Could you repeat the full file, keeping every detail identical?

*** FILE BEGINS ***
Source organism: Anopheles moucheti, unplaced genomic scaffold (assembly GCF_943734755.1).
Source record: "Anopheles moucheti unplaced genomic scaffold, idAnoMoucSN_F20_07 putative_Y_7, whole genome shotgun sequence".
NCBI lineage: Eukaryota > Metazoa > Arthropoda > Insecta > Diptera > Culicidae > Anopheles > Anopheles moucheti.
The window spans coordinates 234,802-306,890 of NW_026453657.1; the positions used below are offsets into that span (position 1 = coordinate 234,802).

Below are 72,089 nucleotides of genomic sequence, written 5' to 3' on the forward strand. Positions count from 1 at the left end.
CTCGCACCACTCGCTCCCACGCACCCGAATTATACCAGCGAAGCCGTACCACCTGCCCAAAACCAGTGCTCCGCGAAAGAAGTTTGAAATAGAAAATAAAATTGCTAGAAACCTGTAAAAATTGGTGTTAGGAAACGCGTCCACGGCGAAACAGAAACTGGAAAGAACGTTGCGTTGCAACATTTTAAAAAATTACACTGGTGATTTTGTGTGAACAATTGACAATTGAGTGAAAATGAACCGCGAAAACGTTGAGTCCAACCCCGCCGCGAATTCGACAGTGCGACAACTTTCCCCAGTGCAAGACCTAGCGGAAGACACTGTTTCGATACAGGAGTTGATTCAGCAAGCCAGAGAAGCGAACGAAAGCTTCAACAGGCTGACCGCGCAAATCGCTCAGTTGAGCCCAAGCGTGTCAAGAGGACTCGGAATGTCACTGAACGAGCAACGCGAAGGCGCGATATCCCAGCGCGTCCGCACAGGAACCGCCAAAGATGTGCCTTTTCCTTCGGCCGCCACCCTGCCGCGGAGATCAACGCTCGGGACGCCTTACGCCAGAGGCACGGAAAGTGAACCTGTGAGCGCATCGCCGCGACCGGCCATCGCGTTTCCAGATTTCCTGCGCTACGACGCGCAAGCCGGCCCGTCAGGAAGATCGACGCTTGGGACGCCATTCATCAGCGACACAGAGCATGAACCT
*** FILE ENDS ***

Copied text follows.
Source organism: Anopheles moucheti, unplaced genomic scaffold (assembly GCF_943734755.1).
Source record: "Anopheles moucheti unplaced genomic scaffold, idAnoMoucSN_F20_07 putative_Y_7, whole genome shotgun sequence".
NCBI lineage: Eukaryota > Metazoa > Arthropoda > Insecta > Diptera > Culicidae > Anopheles > Anopheles moucheti.
The window spans coordinates 234,802-306,890 of NW_026453657.1; the positions used below are offsets into that span (position 1 = coordinate 234,802).

Below are 72,089 nucleotides of genomic sequence, written 5' to 3' on the forward strand. Positions count from 1 at the left end.
CTCGCACCACTCGCTCCCACGCACCCGAATTATACCAGCGAAGCCGTACCACCTGCCCAAAACCAGTGCTCCGCGAAAGAAGTTTGAAATAGAAAATAAAATTGCTAGAAACCTGTAAAAATTGGTGTTAGGAAACGCGTCCACGGCGAAACAGAAACTGGAAAGAACGTTGCGTTGCAACATTTTAAAAAATTACACTGGTGATTTTGTGTGAACAATTGACAATTGAGTGAAAATGAACCGCGAAAACGTTGAGTCCAACCCCGCCGCGAATTCGACAGTGCGACAACTTTCCCCAGTGCAAGACCTAGCGGAAGACACTGTTTCGATACAGGAGTTGATTCAGCAAGCCAGAGAAGCGAACGAAAGCTTCAACAGGCTGACCGCGCAAATCGCTCAGTTGAGCCCAAGCGTGTCAAGAGGACTCGGAATGTCACTGAACGAGCAACGCGAAGGCGCGATATCCCAGCGCGTCCGCACAGGAACCGCCAAAGATGTGCCTTTTCCTTCGGCCGCCACCCTGCCGCGGAGATCAACGCTCGGGACGCCTTACGCCAGAGGCACGGAAAGTGAACCTGTGAGCGCATCGCCGCGACCGGCCATCGCGTTTCCAGATTTCCTGCGCTACGACGCGCAAGCCGGCCCGTCAGGAAGATCGACGCTTGGGACGCCATTCATCAGCGACACAGAGCATGAACCT